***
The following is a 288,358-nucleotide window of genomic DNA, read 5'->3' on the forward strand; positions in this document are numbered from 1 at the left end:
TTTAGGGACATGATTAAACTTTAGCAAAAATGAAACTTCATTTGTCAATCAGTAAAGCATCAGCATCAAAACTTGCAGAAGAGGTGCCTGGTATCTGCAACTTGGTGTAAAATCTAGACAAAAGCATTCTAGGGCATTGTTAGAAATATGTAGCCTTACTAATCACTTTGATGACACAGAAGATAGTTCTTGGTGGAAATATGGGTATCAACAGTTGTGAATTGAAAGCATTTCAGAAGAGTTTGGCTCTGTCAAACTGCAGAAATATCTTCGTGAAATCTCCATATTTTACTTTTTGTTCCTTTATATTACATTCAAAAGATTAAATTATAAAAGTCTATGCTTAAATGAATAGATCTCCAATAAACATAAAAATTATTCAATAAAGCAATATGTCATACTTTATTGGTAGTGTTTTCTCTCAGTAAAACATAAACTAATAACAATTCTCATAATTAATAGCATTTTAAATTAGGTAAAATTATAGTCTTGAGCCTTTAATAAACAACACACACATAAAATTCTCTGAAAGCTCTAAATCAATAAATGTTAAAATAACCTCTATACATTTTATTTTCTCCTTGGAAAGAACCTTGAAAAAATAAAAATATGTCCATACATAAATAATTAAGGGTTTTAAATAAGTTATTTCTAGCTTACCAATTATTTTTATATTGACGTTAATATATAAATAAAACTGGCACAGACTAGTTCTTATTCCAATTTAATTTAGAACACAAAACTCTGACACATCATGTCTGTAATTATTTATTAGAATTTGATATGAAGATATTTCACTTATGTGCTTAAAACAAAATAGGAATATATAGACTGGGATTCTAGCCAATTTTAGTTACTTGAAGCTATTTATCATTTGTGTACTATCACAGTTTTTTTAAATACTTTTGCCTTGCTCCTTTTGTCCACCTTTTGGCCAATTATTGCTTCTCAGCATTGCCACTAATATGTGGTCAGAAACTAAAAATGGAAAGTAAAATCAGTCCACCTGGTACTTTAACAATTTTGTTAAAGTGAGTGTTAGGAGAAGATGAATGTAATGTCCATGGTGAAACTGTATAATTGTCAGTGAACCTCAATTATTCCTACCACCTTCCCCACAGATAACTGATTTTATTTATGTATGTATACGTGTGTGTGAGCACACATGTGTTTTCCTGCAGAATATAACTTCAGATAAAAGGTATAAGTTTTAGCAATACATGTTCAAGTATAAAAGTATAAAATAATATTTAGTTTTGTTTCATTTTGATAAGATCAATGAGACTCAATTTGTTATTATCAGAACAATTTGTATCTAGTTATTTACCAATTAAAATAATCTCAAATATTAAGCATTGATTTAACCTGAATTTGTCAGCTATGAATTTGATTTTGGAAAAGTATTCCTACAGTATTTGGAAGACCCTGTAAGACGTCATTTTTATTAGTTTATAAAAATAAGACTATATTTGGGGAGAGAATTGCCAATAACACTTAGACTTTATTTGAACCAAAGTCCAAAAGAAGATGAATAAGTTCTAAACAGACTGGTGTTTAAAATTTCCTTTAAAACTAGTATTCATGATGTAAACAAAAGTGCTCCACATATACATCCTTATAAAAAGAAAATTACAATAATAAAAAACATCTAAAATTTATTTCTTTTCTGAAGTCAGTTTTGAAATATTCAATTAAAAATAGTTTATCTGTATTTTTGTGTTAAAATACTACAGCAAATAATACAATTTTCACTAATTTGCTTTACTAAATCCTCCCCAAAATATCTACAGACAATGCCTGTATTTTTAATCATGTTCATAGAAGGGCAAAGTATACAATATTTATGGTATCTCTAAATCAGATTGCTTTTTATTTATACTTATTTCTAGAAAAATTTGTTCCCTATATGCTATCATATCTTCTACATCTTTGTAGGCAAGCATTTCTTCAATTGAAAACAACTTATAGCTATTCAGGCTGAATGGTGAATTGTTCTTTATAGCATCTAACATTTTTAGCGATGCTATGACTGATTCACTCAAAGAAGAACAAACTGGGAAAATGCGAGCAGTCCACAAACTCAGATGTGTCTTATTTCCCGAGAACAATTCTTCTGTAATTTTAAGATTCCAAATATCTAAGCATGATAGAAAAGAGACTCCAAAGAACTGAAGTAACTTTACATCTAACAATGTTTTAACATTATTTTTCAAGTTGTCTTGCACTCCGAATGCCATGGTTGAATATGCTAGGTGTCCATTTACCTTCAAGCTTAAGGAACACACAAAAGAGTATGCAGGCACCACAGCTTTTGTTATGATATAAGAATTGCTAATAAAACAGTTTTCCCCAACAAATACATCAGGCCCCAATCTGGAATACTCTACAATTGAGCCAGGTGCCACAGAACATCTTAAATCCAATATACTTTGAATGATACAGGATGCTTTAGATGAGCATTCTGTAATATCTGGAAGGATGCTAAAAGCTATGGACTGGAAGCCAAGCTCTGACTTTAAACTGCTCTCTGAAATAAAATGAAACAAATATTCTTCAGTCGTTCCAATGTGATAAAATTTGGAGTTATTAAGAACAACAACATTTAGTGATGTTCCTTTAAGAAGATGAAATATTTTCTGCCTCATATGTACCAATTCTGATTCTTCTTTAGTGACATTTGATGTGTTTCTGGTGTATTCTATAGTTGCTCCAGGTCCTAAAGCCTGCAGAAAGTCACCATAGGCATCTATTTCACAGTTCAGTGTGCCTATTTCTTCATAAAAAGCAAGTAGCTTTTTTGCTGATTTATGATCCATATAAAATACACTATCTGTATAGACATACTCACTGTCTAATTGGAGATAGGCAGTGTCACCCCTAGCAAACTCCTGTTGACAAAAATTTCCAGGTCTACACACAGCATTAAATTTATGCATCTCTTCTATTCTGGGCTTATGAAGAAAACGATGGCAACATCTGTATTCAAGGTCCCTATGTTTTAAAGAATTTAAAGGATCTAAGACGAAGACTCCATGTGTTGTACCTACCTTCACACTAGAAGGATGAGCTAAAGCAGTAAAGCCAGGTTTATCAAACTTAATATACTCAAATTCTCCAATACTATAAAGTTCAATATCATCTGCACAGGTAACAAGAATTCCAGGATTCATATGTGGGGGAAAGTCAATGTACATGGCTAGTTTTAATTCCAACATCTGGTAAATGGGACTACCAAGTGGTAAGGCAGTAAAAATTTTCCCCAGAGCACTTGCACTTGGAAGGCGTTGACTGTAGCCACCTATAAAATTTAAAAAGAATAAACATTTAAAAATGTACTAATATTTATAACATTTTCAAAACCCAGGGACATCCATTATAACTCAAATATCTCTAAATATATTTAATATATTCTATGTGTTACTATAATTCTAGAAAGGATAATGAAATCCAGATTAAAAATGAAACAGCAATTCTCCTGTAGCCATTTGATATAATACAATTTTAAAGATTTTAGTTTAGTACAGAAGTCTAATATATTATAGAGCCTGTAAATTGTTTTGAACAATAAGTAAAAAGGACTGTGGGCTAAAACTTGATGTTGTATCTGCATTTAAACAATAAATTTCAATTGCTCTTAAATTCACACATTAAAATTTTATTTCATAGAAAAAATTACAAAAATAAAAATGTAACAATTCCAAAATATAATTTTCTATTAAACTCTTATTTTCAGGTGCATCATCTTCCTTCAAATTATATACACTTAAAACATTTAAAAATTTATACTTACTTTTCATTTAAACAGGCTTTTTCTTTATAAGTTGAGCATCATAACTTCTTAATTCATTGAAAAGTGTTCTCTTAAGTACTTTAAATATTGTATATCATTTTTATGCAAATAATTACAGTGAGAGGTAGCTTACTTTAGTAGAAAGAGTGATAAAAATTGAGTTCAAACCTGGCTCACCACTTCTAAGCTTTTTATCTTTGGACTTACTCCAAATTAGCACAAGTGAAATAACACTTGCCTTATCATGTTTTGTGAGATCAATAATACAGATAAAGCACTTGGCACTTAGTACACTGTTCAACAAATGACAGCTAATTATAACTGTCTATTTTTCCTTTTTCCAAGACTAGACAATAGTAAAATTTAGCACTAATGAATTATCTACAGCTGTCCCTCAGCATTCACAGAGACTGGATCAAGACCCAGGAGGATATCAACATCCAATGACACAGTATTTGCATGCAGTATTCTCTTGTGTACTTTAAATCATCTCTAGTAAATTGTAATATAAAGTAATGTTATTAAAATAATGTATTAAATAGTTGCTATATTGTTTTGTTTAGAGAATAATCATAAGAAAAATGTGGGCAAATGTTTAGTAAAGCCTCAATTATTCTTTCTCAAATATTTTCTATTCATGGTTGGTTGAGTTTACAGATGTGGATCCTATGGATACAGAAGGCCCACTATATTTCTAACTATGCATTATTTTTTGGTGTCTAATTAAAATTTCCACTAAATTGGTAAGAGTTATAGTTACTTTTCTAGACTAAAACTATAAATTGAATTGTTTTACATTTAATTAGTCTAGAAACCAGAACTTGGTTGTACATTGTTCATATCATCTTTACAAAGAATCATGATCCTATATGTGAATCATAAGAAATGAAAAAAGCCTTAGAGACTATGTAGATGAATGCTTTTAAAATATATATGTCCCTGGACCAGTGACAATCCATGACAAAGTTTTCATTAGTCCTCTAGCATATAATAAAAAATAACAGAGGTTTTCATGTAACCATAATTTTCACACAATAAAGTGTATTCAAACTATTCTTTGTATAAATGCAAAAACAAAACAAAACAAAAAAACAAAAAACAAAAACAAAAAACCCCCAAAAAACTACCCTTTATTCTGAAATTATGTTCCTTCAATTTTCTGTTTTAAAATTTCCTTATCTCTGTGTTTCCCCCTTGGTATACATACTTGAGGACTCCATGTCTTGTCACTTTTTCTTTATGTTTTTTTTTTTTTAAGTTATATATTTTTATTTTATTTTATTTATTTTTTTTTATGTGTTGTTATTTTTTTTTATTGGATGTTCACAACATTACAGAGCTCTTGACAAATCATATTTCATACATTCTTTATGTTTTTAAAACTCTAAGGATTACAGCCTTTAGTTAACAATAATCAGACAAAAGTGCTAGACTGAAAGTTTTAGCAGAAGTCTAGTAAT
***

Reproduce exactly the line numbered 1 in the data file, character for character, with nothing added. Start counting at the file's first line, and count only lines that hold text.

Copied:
The following is a 288,358-nucleotide window of genomic DNA, read 5'->3' on the forward strand; positions in this document are numbered from 1 at the left end: